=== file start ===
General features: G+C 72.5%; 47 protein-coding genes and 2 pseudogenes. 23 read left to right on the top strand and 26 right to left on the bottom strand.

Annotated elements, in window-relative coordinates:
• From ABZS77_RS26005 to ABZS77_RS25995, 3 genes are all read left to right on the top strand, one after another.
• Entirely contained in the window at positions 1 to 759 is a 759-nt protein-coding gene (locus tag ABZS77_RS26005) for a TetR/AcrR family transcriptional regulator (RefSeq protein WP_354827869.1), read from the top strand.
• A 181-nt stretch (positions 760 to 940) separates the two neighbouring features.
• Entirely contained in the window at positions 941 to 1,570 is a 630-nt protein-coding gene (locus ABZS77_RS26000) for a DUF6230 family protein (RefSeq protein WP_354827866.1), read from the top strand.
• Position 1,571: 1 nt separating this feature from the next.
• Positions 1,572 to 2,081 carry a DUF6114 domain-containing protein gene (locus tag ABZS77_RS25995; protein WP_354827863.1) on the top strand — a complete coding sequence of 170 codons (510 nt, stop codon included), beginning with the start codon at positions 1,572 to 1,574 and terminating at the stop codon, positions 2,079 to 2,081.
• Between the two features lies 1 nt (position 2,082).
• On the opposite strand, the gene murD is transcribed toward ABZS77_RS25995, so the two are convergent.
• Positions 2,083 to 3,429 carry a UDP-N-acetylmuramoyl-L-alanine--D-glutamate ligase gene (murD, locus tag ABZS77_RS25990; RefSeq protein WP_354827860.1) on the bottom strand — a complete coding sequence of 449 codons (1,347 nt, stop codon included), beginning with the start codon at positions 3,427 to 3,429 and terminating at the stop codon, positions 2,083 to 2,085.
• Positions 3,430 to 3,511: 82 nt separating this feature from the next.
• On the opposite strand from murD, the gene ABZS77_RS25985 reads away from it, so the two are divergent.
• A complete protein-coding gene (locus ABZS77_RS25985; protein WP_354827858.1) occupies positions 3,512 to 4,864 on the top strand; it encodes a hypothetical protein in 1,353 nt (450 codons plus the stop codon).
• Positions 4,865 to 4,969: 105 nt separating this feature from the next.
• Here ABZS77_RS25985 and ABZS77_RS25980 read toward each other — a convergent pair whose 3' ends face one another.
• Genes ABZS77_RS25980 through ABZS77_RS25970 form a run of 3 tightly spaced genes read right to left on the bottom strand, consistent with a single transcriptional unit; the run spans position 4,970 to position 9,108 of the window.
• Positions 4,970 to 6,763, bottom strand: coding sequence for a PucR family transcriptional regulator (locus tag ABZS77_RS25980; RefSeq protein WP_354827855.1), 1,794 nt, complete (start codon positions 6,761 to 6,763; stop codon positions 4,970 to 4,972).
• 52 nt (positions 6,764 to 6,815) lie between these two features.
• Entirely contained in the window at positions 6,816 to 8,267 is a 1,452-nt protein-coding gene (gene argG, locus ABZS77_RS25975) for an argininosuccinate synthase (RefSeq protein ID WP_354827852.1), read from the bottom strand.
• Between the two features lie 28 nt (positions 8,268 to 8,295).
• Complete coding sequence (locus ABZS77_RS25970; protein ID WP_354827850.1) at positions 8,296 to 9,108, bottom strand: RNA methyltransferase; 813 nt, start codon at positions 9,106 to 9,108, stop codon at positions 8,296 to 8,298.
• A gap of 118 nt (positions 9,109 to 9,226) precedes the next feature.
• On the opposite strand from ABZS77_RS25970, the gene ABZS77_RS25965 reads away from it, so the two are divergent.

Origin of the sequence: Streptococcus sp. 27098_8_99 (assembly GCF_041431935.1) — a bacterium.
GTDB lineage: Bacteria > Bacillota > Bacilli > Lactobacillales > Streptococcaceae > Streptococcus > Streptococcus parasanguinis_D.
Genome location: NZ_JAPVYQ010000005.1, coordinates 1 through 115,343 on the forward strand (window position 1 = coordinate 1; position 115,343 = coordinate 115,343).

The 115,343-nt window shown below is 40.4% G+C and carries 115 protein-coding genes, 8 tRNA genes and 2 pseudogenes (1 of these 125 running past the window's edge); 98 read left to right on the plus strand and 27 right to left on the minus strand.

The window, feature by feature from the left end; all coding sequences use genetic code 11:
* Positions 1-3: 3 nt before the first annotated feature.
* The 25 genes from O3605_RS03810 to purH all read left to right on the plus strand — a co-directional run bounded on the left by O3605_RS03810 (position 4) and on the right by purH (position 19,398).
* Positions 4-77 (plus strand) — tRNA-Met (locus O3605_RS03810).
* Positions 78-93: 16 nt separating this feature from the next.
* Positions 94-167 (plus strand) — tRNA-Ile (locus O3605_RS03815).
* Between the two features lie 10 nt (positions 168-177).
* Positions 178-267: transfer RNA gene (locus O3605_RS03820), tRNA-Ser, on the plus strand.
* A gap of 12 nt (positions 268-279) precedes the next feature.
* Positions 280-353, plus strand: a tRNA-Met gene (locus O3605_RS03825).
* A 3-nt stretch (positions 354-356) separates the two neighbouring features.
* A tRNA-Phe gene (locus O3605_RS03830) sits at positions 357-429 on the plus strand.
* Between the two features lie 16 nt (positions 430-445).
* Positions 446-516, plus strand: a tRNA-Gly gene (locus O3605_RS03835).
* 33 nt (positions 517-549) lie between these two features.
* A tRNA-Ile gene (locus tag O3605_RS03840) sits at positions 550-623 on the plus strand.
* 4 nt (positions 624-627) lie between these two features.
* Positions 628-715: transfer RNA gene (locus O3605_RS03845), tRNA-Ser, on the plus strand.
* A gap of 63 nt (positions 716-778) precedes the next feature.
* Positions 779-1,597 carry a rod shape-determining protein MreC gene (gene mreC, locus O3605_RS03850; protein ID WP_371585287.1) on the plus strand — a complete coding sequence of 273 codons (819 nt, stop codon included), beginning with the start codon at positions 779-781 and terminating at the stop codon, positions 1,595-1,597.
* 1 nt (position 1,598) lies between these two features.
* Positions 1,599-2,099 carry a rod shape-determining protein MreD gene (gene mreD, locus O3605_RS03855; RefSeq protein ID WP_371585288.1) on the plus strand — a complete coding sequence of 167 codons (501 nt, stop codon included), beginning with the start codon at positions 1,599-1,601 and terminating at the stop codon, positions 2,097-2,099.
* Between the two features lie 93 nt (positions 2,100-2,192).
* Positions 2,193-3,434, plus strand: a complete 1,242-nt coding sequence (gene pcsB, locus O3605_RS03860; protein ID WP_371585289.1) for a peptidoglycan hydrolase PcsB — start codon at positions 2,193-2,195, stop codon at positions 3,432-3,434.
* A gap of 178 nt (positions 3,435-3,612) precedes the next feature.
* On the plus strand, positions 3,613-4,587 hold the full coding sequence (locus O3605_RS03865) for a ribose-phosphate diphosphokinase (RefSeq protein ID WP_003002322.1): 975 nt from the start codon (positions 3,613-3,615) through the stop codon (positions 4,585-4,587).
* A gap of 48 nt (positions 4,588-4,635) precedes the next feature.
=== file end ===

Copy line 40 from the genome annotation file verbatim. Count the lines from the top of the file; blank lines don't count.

* A tRNA-Phe gene (locus O3605_RS03830) sits at positions 357-429 on the plus strand.